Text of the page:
Standing at the base of the ancient walls
“You Persia, you Persia?” asked an old couple as I waited in a queue to purchase tickets for the city walls. They had been watching me intently for a while and after some hesitation, the dear old lady popped the question to me. English is not spoken here but that one simple question lingers with me till this very moment.
Who uses the word Persia these days? Modern generation perhaps does not even know what Persia constituted. If in this part of China, they use the word Persia, can you imagine how deep the roots of its ancient past are? I did remember reading in the Shaanxi History Museums about trade and religion brought in from Persia. The existence of the Muslim Quarter and the introduction of pomegranate to China all came from Persia – another great civilization lost in modern age.
I was queuing up here to see the city walls, the best preserved, oldest and largest ancient city defence system in China. I also noticed that for some time I was drawing a great deal of attention to myself. The people around haven’t seem to have seen a foreigner with my skin colour. The tourist activity in the region seemed to be more inland tourists who come from different parts of China to tour Xi’an. I kid you not; people took pictures of me everywhere I went. A few suddenly stopped in their tracks, looked at me, fished out their camera phones and snapped me. It was amusing and I confess I had mixed feelings of sometimes being some spectacle and sometimes feeling like a celebrity.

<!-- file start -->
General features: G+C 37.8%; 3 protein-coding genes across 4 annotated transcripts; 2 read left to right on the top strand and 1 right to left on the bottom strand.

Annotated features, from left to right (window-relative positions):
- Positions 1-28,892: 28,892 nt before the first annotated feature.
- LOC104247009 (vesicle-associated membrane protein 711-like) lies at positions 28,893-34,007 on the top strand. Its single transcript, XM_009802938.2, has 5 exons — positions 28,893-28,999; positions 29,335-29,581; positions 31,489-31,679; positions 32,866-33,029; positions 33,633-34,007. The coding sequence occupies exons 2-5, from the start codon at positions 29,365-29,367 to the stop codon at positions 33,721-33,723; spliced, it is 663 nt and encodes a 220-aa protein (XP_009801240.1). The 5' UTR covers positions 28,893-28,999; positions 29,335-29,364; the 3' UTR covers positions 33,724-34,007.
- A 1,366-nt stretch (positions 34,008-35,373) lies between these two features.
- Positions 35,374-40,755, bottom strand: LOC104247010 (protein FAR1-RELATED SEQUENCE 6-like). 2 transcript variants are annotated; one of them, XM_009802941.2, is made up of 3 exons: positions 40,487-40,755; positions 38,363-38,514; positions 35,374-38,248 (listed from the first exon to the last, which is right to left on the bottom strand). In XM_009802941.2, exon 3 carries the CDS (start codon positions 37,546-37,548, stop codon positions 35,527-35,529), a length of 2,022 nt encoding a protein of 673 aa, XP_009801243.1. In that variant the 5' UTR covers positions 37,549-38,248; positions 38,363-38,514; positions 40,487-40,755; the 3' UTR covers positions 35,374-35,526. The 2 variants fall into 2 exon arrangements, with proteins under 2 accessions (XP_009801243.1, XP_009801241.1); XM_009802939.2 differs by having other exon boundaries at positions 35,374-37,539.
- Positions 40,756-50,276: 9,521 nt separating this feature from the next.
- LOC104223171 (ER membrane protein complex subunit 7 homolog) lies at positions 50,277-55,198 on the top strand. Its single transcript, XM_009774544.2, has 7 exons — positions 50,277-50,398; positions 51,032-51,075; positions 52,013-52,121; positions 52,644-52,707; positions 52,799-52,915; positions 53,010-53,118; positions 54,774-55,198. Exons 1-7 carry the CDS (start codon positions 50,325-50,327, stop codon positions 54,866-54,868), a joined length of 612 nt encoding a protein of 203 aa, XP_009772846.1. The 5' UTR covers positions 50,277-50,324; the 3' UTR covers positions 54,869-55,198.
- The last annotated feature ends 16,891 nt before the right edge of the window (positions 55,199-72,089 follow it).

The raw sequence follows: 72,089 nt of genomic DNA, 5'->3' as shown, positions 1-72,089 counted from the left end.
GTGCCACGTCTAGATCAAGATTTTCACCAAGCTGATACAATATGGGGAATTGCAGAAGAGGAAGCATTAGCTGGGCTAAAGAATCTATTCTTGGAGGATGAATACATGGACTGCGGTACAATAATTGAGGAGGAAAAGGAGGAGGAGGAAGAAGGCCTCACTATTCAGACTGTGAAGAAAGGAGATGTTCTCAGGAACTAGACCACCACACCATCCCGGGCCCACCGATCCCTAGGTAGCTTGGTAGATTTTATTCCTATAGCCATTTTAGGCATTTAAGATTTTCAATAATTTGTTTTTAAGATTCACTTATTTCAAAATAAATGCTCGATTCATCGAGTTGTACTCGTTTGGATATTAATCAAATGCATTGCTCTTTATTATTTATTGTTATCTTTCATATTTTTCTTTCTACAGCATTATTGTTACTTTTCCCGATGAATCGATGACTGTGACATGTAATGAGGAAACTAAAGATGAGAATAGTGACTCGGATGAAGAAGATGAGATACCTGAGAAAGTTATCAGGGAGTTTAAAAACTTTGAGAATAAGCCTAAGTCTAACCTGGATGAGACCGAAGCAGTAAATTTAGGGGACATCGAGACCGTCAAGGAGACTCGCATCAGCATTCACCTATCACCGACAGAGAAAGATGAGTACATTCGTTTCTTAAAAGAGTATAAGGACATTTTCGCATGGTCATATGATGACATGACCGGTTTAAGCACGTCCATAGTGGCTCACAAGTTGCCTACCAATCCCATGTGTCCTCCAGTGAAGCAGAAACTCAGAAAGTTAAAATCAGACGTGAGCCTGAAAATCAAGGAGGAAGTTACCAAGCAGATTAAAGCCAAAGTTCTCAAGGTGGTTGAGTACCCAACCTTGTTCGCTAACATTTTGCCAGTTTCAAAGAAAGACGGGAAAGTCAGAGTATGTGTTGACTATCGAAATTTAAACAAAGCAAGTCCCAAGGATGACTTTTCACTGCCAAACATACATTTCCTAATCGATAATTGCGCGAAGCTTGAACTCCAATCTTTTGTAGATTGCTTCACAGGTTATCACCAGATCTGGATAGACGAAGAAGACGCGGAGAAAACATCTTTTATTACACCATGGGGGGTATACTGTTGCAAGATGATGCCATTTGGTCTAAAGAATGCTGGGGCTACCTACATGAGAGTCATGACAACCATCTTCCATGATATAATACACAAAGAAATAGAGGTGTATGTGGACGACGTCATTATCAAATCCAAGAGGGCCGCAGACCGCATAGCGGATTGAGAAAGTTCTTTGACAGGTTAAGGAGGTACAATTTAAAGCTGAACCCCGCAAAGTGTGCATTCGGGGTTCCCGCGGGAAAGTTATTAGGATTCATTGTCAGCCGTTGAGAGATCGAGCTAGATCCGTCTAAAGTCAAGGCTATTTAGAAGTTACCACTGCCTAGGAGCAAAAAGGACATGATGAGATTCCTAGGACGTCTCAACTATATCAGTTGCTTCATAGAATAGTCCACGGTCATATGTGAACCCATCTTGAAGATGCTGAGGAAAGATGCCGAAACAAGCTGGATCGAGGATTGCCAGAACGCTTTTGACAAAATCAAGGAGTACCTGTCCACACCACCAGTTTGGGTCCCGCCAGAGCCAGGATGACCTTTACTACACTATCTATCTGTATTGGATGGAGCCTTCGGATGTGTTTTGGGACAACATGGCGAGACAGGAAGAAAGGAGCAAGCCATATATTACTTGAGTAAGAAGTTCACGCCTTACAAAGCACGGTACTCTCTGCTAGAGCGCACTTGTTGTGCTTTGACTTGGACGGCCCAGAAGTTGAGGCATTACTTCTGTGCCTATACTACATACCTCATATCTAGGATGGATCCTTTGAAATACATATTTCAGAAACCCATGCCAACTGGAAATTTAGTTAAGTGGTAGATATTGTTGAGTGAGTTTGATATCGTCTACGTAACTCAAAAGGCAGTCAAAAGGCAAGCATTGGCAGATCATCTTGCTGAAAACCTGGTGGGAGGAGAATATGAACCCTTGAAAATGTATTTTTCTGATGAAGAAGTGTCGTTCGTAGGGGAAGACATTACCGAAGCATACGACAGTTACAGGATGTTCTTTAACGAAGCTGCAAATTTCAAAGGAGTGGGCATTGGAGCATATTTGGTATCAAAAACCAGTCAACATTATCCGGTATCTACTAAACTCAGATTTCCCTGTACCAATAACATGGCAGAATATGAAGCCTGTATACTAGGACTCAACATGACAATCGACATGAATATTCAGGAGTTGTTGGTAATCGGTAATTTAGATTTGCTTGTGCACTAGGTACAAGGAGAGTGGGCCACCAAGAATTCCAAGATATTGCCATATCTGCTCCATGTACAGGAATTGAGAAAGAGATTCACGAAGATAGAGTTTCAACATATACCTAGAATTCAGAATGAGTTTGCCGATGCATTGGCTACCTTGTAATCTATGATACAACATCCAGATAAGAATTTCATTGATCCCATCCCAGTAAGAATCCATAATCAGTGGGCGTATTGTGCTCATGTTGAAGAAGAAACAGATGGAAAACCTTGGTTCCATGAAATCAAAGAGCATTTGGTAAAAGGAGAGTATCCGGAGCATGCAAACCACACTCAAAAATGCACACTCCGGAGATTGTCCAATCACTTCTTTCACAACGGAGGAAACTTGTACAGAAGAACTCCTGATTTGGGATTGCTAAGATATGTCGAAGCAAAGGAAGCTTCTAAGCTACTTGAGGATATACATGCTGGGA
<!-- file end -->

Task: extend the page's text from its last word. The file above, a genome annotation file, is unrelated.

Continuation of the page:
The old woman came close to me. Her body was leaning against me and she peered intently at my eyes. She was probably looking at my green contact lens. I tried telling her I am not a Persian. She didn’t believe me. She muttered, “You Persia!” She went back to her husband and they looked at me and smiled.
The central location of Xi’an, near the confluence of the Wei and Feng Rivers, helps explain why the area was the site of several important imperial capitals for almost a millennium of Chinese history. The ancient city wall is a reminder of the city’s greatness. It wraps itself seamlessly around the metropolis with its construction starting during the Tang Dynasty (618 – 907) and later on expanded by Zhu Yuanzhang, the first Emperor of the Ming Dynasty (1368 to 1644).
The old couple were a cute pair